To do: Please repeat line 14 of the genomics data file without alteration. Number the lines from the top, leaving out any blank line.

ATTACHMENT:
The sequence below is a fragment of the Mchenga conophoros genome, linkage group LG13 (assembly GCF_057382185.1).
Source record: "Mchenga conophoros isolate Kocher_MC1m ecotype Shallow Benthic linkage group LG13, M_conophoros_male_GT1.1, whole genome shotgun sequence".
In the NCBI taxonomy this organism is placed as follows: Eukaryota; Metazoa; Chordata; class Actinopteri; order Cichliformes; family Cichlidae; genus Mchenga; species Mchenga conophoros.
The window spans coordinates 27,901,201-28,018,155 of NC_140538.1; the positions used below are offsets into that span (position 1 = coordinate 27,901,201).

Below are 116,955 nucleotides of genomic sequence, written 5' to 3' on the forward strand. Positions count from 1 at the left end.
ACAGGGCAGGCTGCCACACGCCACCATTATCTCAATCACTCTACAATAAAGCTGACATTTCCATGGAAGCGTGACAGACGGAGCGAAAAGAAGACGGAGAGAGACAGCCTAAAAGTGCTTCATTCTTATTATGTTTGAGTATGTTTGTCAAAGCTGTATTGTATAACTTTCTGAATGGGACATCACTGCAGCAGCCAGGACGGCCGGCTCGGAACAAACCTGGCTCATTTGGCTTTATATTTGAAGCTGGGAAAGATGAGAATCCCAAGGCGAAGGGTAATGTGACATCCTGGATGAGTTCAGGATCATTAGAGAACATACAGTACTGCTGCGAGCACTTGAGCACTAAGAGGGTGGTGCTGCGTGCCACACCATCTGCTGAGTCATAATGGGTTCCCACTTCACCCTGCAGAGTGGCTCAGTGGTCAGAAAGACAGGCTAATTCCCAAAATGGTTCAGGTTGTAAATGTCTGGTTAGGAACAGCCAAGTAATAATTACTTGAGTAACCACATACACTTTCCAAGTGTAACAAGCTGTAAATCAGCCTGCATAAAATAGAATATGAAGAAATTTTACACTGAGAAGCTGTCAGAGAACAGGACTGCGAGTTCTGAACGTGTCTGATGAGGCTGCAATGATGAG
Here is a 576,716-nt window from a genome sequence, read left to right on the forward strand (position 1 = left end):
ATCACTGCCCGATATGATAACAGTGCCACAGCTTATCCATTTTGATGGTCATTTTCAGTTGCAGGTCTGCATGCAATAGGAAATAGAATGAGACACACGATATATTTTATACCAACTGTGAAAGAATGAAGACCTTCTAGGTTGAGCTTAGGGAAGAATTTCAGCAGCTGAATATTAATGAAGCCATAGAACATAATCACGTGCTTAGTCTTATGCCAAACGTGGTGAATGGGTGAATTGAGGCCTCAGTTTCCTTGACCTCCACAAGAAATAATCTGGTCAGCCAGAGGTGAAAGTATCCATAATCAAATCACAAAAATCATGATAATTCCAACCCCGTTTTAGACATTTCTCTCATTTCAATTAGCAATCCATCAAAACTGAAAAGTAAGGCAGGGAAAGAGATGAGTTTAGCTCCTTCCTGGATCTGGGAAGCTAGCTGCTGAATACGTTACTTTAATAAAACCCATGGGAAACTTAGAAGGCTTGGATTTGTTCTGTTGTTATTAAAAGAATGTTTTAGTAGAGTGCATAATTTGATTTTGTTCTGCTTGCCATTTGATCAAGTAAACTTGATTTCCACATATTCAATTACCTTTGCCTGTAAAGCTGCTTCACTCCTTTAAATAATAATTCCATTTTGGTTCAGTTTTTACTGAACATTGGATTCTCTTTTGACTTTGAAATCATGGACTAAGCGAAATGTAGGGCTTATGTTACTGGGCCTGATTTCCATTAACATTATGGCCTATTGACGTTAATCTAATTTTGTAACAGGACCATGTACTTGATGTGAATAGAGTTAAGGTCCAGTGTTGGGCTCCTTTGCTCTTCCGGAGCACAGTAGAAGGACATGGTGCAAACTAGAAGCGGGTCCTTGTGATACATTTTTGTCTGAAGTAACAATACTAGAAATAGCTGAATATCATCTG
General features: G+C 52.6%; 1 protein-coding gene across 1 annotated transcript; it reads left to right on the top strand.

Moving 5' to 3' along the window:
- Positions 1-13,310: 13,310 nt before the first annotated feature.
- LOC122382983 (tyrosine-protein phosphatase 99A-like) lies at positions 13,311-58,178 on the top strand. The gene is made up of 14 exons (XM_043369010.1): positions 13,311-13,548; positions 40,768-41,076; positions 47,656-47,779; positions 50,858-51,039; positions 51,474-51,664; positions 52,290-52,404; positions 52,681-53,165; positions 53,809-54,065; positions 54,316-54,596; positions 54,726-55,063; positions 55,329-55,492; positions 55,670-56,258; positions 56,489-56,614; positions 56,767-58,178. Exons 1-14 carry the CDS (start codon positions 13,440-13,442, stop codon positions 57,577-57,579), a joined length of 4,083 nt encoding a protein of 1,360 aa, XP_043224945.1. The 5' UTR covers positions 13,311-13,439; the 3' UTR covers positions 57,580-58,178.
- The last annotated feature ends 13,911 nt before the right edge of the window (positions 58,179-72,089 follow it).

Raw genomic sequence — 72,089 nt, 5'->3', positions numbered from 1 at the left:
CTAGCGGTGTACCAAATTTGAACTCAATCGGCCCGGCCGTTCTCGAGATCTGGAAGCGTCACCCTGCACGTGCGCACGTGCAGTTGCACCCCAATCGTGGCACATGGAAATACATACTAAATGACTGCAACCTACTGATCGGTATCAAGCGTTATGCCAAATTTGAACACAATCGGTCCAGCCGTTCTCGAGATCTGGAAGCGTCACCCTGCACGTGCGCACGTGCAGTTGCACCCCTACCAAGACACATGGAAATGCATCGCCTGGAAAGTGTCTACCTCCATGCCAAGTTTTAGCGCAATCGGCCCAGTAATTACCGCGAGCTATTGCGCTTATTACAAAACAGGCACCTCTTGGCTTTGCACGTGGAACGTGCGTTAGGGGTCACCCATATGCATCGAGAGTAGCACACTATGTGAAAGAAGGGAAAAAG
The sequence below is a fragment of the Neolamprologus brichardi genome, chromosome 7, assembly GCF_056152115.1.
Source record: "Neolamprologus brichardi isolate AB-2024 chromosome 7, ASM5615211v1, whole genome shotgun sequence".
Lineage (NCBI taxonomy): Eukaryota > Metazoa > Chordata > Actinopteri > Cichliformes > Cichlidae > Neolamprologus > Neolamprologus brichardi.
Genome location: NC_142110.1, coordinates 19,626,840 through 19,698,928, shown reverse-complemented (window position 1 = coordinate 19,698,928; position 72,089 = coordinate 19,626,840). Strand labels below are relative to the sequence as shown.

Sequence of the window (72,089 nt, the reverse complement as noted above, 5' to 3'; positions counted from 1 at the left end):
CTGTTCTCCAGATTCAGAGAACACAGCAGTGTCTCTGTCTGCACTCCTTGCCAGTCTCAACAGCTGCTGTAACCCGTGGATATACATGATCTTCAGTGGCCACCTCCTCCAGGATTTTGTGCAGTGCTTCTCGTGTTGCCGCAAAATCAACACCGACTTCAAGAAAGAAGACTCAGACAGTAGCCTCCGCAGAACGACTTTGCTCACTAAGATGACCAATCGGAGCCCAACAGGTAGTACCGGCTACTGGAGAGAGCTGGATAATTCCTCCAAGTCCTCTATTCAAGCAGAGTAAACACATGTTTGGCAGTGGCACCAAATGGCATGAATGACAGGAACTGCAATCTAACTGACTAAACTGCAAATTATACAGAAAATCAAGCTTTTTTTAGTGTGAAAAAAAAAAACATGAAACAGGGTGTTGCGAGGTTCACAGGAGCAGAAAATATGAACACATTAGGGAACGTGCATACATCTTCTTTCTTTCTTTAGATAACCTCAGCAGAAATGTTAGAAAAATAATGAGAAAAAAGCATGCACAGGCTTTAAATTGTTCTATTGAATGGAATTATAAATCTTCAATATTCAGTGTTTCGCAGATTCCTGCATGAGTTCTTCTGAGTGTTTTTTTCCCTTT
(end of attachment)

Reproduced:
Raw genomic sequence — 72,089 nt, 5'->3', positions numbered from 1 at the left: